Authors: Ifeorah IM, Bakarey AS, Akubo AO, Onyemelukwe FN Abstract Hepatitis C virus (HCV) is associated with liver complicated diseases resulting in end-stage hepatocellular carcinoma. Although vertical transmission from mother to child serves as one of the routes of HCV acquisition in children, yet HCV infection in pregnant women and children is still underappreciated in sub-Saharan Africa. Therefore, this study investigated the burden of HCV, associated risk factors, and viremia among antenatal and postnatal clinic attendees in the rural and urban communities of Kogi State, Nigeria. Atotal of 176 blood samples w...
Source: Journal of Immunoassay and Immunochemistry - Category: Biochemistry Tags: J Immunoassay Immunochem Source Type: research
CONCLUSION: The reported prevalence of maternal HCV infection has increased 161% from 2009 to 2017. PMID: 31923064 [PubMed - as supplied by publisher]
Source: Obstetrics and Gynecology - Category: OBGYN Authors: Tags: Obstet Gynecol Source Type: research
Chronic hepatitis C virus (HCV) infection is characterized by persistent high-level viremia and defective cellular immunity, including a lack of functional HCV-specific CD4+ T cells. We previously described an exceptional period of viral control that occurs in some chronically infected women after childbirth. Here, we investigated whether reduced HCV replication after pregnancy is associated with recovery of CD4+ T cell immunity. Class II tetramer analysis revealed significantly greater frequencies of circulating HCV-specific CD4+ T cells at 3 months postpartum in women with concurrent declines in viremia compared with tho...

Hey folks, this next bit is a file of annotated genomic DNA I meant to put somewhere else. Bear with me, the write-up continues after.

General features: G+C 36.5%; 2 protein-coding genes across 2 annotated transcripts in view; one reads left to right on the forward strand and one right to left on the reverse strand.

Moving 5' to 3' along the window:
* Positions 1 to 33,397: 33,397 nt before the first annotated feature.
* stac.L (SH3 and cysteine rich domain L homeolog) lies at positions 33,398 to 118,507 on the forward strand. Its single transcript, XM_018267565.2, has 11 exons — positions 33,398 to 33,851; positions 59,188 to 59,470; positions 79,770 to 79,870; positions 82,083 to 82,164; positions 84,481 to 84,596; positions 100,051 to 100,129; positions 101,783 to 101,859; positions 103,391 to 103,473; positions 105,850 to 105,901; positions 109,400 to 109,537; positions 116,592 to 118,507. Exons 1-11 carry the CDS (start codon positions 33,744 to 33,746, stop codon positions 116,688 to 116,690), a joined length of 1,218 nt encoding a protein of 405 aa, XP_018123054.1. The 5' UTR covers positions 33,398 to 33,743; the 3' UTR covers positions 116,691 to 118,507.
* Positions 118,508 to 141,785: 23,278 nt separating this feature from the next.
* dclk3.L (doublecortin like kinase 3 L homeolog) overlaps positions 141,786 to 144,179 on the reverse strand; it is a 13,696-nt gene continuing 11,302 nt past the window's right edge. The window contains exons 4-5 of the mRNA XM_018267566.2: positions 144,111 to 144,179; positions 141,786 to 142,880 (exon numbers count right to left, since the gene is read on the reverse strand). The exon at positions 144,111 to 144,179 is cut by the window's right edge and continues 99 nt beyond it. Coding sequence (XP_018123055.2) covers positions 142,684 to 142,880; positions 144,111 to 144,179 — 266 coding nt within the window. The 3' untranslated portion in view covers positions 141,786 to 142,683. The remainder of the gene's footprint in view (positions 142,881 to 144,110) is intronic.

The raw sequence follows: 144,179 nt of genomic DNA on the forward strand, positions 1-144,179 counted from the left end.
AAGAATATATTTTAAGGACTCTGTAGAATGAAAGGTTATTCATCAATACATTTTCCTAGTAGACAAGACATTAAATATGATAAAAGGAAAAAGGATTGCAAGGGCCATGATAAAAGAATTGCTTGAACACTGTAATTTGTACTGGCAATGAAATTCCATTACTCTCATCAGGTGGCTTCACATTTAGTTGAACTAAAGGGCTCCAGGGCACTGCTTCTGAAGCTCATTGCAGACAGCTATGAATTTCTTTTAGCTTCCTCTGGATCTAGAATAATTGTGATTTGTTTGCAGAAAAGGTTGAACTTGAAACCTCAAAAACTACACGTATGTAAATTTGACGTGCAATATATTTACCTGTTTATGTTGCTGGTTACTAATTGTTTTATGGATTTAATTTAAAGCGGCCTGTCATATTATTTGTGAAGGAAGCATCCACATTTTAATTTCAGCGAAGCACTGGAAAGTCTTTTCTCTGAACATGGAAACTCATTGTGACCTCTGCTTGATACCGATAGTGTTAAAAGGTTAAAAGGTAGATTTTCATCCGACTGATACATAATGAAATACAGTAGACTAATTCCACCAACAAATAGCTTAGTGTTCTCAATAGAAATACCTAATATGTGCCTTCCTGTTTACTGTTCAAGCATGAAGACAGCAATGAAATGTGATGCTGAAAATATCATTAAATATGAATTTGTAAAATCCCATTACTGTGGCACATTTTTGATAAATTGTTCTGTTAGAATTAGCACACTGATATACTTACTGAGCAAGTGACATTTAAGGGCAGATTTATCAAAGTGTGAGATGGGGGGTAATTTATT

Source: Journal of Clinical Investigation - Category: Biomedical Science Authors: Source Type: research
Parenteral transmission is the major route of hepatitis C virus transmission in adults; however, vertical transmission is most common in children. There are several factors that have been shown to be associated with vertical transmission of hepatitis C virus, including hepatitis C virus RNA, human immunodeficiency virus coinfection, and peripheral blood mononuclear cell infection. As there is no effective vaccine to prevent hepatitis C virus infection, and there are no human data describing the safety of the new direct acting antiviral agents in pregnancy, the only preventive strategy for vertical transmission is to treat ...
Source: Gastroenterology Nursing - Category: Nursing Tags: Features Source Type: research
SMFM currently recommends anti-HCV antibody testing in pregnant patients with risk factors (RFs). However, due to HCV prevalence and 95-99% cure rates using antiviral treatments, universal testing is in question. Recently (2019), there have been 2 publications on universal HCV testing using simulation models both reporting cost-effectiveness. However, through a literature search, we did not find any large prospective study evaluating actual capture rates (&cost-effectiveness) comparing testing based on RFs vs.
Source: American Journal of Obstetrics and Gynecology - Category: OBGYN Authors: Tags: Poster Session II Source Type: research